In Re Edward's Estate

Annotate this Case

66 S.E.2d 675 (1951)

234 N.C. 202


No. 89.

Supreme Court of North Carolina.

September 26, 1951.

*676 P. H. Bell, Charlotte, for petitioner, appellant.

No counsel contra.

ERVIN, Justice.

The appeal presents this solitary question: Did the judge err in affirming the order of the clerk refusing to grant administration to the petitioner?

The right to administer on the estate of an intestate is entirely statutory. Generally speaking, the right is given to the surviving spouse, the next of kin, the creditors, and other persons legally competent, in the order named. G.S. § 28-6. As here used, the term "next of kin" means those persons who take the surplus of the personal estate of an intestate under the statute of distribution. Henry v. Henry, 31 N.C. 278; Weaver v. Lamb, 140 Iowa 615, 119 N.W. 69, 22 L.R.A.,N.S., 1161, 17 Ann. Cas. 947.

Since the decedent left no widow, the petitioner, as his only child, takes the entire surplus of his personal estate under subdivision four of the statute of distribution, G.S. § 28-149. In consequence, the petitioner is the sole next of kin, and as such is the party primarily entitled to administration. Moreover, he has made timely application to the proper Clerk, i. e., the Clerk of the Superior Court of Edgecombe *677 County, for appointment as administrator. G.S. § 28-15. These things being true, the petitioner has an absolute legal right to receive letters of administration, unless he is disqualified. Williams v. Neville, 108 N.C. 559, 13 S.E. 240; In re Bailey's Will, 141 N.C. 193, 53 S.E. 844.

The order of the clerk holds that the petitioner is not entitled to administration on the estate of his deceased father, and assigns as the reason for such holding that the petitioner is under the disqualification defined by this statutory provision: "The clerk shall not issue letters of administration * * * to any person who, at the time of appearing to qualify * * * 4. Is adjudged by the clerk incompetent to execute the duties of such trust by reason of * * * want of understanding." G. S. § 28-8.

The record on this appeal discloses that the supposed factual foundation underlying the order, i. e., that the petitioner is incompetent to discharge the duties of an administrator by reason of want of understanding, is not supported by evidence received by the clerk in open court. Indeed, the record shows that the conclusion of the clerk as to the alleged incompetency of the petitioner rests upon undisclosed and unrecorded information obtained by the clerk from third persons outside of court in the absence of the petitioner and his counsel, who were not apprised of the identity of such third persons or accorded any opportunity to cross-examine or confute them.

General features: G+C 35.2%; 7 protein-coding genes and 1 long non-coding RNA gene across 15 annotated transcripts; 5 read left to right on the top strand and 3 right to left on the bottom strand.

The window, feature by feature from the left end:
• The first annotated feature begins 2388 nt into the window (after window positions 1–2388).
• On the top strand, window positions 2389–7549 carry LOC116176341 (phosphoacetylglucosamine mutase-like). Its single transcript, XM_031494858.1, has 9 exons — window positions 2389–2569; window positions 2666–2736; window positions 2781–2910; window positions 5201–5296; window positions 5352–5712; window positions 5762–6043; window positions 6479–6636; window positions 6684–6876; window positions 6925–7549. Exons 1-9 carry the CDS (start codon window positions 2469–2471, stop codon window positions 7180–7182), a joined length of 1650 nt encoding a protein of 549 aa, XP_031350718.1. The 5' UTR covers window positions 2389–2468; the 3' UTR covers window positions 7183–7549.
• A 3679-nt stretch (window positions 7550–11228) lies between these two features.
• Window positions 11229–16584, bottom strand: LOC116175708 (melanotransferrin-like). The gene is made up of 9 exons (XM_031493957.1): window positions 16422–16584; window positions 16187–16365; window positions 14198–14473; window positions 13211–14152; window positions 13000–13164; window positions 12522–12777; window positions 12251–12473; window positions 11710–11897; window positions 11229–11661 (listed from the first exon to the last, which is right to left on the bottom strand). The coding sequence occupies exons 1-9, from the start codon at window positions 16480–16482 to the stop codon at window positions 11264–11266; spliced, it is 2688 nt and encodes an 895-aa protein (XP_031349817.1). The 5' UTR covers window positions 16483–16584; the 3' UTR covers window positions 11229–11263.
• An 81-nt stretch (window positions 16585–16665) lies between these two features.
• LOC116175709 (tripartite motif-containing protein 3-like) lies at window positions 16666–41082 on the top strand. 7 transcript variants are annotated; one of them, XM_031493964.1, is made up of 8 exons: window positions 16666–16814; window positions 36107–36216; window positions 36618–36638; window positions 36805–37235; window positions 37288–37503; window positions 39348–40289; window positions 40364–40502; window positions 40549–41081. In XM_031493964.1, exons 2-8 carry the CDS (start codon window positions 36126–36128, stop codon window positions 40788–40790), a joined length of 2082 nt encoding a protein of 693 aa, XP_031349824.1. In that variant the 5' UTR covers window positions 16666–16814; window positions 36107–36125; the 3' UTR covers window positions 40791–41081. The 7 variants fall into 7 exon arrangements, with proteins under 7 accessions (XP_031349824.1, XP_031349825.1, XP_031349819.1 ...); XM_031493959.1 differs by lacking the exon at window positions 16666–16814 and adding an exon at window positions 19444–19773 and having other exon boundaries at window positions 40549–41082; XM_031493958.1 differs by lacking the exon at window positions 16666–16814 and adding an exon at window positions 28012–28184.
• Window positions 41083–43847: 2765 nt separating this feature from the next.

The conduct of the proceeding by the clerk contravenes the law of the land clause embodied in Article I, Section 17, of the North Carolina Constitution, which guarantees to the litigant in every kind of judicial proceeding the right to an adequate and fair hearing before an impartial tribunal, where he may contest the claim set up against him, and be allowed to meet it on the law and the facts and show if he can that it is unfounded. Eason v. Spence, 232 N.C. 579, 61 S.E.2d 717; National Surety Corp. v. Sharpe, 232 N.C. 98, 59 S.E.2d 593.

The order of the clerk nullifies the petitioner's constitutional right to an adequate and fair hearing, for manifestly there is no hearing in any real sense when the litigant does not know what evidence is received and considered by the court, and is not accorded any opportunity to crossexamine the witnesses against him or to offer testimony in explanation or rebuttal of that given by them. Interstate Commerce Commission v. Louisville & N. R. Co., 227 U.S. 88, 33 S. Ct. 185, 57 L. Ed. 431.

For the reasons given, the order and judgment are vacated and the proceeding is remanded to the Superior Court of Edgecombe County with directions that the clerk proceed to determine the question of fact involved in the cause in a manner consistent with the petitioner's constitutional right to an adequate and fair hearing.

Error and remanded.

VALENTINE, J., took no part in the consideration or decision of this case.